Carl (Bobo) Olson, impassive middleweight titleholder from San Francisco seeking more fertile fields to conquer, was heaviest of career at 169 pounds, sported brand new crewcut, mustache and right-hand power, surprised flabby (even at announced 175 pounds), 33-year-old Joey Maxim with lethal two-fisted attack, battered ex-light heavyweight champion to canvas with savage combinations in second and ninth rounds, kept up lightninglike barrage all way to win easy 10-round decision at San Francisco, confidently set sights on Archie Moore's light heavyweight crown. Victory-flushed Manager Sid Flaherty exulted: "Olson is ready for Moore tomorrow—here, Chicago or New York...anywhere for a $150,000 guarantee."

Sugar Ray Robinson, flashing best form of comeback campaign, took it easy for two rounds, smashed Ted Olla with series of thunderous rights to head in third, had rugged young middleweight in bad shape when referee stopped fight at Milwaukee.

Pascual Perez, Argentina's world flyweight champion, showed President Peron and 25,000 cheering countrymen sample of his skill, floored Alberto Barenghi twice before unloading knockout punch in third round of non-title scrap at Buenos Aires.

Billy Graham, 32-year-old veteran welterweight contender, who came within one vote of winning title from Kid Gavilan in 1951, announced retirement in New York. Graham, master boxer who won 102 times, fought nine draws, lost 15 (nine by split decision), was never knocked out in 126 bouts in 14 years, slowed down perceptibly in last 12 months, dropped decisions to Chris Christensen, Ramon Fuentes and Chico Vejar, decided to quit while he still has good health and "some money."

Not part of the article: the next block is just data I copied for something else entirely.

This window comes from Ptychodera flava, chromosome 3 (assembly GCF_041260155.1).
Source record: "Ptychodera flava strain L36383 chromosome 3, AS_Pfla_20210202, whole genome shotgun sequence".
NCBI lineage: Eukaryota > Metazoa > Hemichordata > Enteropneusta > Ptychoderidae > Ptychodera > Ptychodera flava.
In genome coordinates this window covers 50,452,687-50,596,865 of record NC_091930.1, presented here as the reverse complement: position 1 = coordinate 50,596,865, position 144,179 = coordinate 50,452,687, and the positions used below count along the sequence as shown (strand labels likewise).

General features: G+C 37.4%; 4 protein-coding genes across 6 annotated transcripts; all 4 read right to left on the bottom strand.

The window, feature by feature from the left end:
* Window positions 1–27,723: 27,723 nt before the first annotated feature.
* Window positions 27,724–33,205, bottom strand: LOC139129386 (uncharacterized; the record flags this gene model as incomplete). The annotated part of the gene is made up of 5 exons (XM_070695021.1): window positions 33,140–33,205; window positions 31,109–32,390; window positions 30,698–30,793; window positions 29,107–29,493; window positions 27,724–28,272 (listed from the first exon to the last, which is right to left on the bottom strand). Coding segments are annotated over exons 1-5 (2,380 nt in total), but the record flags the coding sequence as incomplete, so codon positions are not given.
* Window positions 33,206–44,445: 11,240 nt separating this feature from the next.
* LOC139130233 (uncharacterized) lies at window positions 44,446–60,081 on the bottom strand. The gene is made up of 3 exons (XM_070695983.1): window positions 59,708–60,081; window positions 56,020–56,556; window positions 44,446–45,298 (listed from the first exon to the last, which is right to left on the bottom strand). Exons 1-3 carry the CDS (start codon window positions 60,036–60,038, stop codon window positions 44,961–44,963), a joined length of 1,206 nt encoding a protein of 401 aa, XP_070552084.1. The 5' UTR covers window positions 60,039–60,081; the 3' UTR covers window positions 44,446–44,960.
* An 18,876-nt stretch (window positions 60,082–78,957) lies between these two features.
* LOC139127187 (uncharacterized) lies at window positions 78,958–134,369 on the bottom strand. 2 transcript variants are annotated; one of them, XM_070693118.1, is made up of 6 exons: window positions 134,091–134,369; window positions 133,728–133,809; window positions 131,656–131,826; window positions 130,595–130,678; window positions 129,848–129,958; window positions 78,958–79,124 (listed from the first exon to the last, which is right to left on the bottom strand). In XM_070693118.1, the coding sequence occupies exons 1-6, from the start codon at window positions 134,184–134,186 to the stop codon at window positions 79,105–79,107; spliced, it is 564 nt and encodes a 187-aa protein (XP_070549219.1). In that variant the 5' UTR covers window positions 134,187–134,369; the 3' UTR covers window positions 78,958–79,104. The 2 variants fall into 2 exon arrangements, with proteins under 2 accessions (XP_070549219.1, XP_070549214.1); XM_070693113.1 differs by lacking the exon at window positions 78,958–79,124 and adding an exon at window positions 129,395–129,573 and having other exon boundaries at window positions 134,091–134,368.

NCAA and NBC announced 1955 program of eight games to be televised nationally, gave fireside fans something to look forward to. The full schedule: Sept. 17—Miami at Georgia Tech; Oct. 1—Ohio State at Stanford; Oct. 15—Notre Dame at Michigan State; Oct. 29—Iowa at Michigan; Nov. 19—UCLA at Southern California; Nov. 24 (Thanksgiving Day)—Texas at Texas A&M; Nov. 26—Army vs. Navy; Dec. 3—North Carolina at Duke. Still to come: Five sets of regional telecasts.


Sam Snead, sweet swinger from White Sulphur Springs, W. Va., came from behind in last round, birdied final hole for 273 total, nosed out Art Wall of Pocono Manor, Pa. and newlywed Julius Boros of Bridgeport, Conn. by single stroke to win Greater Greensboro, N.C. Open for fifth time, registered his first major tournament victory since last spring.

Betty Jameson, veteran San Antonio, Texas stylist, set course record with sparkling first-round 65, added cautious 71 and 74, held eight-stroke (210 to 218) lead over Patty Berg of St. Andrews, Ill. at finish, romped off with top money in Babe Zaharias Open at Beaumont, Texas. Babe Zaharias was 13th with 230.


Boston Doge, flashy little unbeaten 3-year-old sprinter, sped to easy 2½-length victory in six-furlong $34,300 Governor's Gold Cup at Bowie, Md. for 10th straight win, brought earnings to $85,720, once again made Andolino brothers glad they were unable to sell him for $7,500 last year.

C. V. Whitney's small but mighty Fisherman gave away weight to rest of field, was held off early pace by Jockey Hedley Woodhouse but took over lead with three furlongs to go and then beat off Joe Jones's determined bid to take $29,500 Excelsior Handicap by three-quarters of length in 1:45 for 1 1/16th mile at Jamaica, N.Y.

The Jockey Club, racing's exclusive parent organization, elected four prominent horsemen, brought membership to 63. Those elected: Tyson Gilpin, president of Virginia Horsemen's Association, breeder, expert in field of auctions and dispersal sales, judging conformation and bloodlines; P. A. B. Widener 3rd, grandson of late Joseph E. Widener, operator of Kentucky's Elk Hill Farm; Daniel Van Clief, master of Nydrie Stud at Esmont, Va.; Cortright Wetherill, owner of Happy Hill Farm, prominent hunt meeting patron.